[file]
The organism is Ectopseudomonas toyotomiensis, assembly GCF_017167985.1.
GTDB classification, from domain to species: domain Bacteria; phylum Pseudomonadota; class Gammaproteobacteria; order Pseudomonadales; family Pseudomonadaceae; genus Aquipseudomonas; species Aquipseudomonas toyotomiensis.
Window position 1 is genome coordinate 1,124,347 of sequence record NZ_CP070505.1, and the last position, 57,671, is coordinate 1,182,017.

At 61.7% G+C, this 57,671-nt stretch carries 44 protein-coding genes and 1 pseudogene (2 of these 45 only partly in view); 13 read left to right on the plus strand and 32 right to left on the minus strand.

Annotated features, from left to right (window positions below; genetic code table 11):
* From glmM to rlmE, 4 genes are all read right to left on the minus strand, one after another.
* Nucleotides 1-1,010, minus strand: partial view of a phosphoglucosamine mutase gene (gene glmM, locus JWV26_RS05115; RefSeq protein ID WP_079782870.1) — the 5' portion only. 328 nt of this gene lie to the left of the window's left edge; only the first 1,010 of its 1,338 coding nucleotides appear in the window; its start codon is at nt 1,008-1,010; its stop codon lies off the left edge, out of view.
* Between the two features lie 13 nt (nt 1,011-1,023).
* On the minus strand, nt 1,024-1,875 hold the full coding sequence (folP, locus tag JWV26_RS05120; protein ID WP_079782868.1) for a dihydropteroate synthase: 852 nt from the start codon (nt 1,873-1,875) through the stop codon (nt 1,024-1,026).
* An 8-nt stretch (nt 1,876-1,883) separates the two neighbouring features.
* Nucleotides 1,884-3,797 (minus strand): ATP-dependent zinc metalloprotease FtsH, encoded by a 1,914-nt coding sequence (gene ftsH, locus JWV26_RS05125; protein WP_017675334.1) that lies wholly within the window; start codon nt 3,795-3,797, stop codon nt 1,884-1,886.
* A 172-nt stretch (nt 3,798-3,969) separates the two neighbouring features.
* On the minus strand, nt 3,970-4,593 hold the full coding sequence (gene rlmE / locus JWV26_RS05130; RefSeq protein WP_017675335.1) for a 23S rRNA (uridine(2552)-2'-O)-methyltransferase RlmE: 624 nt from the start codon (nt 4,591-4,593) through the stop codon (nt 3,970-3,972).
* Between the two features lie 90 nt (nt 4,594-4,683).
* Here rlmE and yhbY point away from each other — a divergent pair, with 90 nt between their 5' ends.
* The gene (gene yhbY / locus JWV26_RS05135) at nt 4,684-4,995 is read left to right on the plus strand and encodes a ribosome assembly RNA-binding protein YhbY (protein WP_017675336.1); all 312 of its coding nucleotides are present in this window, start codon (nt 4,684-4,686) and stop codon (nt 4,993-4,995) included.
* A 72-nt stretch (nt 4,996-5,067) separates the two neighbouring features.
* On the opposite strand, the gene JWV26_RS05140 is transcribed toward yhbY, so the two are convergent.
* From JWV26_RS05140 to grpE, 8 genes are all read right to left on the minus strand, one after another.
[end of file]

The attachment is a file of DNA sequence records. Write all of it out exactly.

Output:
The organism is Ectopseudomonas toyotomiensis, assembly GCF_017167985.1.
GTDB classification, from domain to species: domain Bacteria; phylum Pseudomonadota; class Gammaproteobacteria; order Pseudomonadales; family Pseudomonadaceae; genus Aquipseudomonas; species Aquipseudomonas toyotomiensis.
Window position 1 is genome coordinate 1,124,347 of sequence record NZ_CP070505.1, and the last position, 57,671, is coordinate 1,182,017.

At 61.7% G+C, this 57,671-nt stretch carries 44 protein-coding genes and 1 pseudogene (2 of these 45 only partly in view); 13 read left to right on the plus strand and 32 right to left on the minus strand.

Annotated features, from left to right (window positions below; genetic code table 11):
* From glmM to rlmE, 4 genes are all read right to left on the minus strand, one after another.
* Nucleotides 1-1,010, minus strand: partial view of a phosphoglucosamine mutase gene (gene glmM, locus JWV26_RS05115; RefSeq protein ID WP_079782870.1) — the 5' portion only. 328 nt of this gene lie to the left of the window's left edge; only the first 1,010 of its 1,338 coding nucleotides appear in the window; its start codon is at nt 1,008-1,010; its stop codon lies off the left edge, out of view.
* Between the two features lie 13 nt (nt 1,011-1,023).
* On the minus strand, nt 1,024-1,875 hold the full coding sequence (folP, locus tag JWV26_RS05120; protein ID WP_079782868.1) for a dihydropteroate synthase: 852 nt from the start codon (nt 1,873-1,875) through the stop codon (nt 1,024-1,026).
* An 8-nt stretch (nt 1,876-1,883) separates the two neighbouring features.
* Nucleotides 1,884-3,797 (minus strand): ATP-dependent zinc metalloprotease FtsH, encoded by a 1,914-nt coding sequence (gene ftsH, locus JWV26_RS05125; protein WP_017675334.1) that lies wholly within the window; start codon nt 3,795-3,797, stop codon nt 1,884-1,886.
* A 172-nt stretch (nt 3,798-3,969) separates the two neighbouring features.
* On the minus strand, nt 3,970-4,593 hold the full coding sequence (gene rlmE / locus JWV26_RS05130; RefSeq protein WP_017675335.1) for a 23S rRNA (uridine(2552)-2'-O)-methyltransferase RlmE: 624 nt from the start codon (nt 4,591-4,593) through the stop codon (nt 3,970-3,972).
* Between the two features lie 90 nt (nt 4,594-4,683).
* Here rlmE and yhbY point away from each other — a divergent pair, with 90 nt between their 5' ends.
* The gene (gene yhbY / locus JWV26_RS05135) at nt 4,684-4,995 is read left to right on the plus strand and encodes a ribosome assembly RNA-binding protein YhbY (protein WP_017675336.1); all 312 of its coding nucleotides are present in this window, start codon (nt 4,684-4,686) and stop codon (nt 4,993-4,995) included.
* A 72-nt stretch (nt 4,996-5,067) separates the two neighbouring features.
* On the opposite strand, the gene JWV26_RS05140 is transcribed toward yhbY, so the two are convergent.
* From JWV26_RS05140 to grpE, 8 genes are all read right to left on the minus strand, one after another.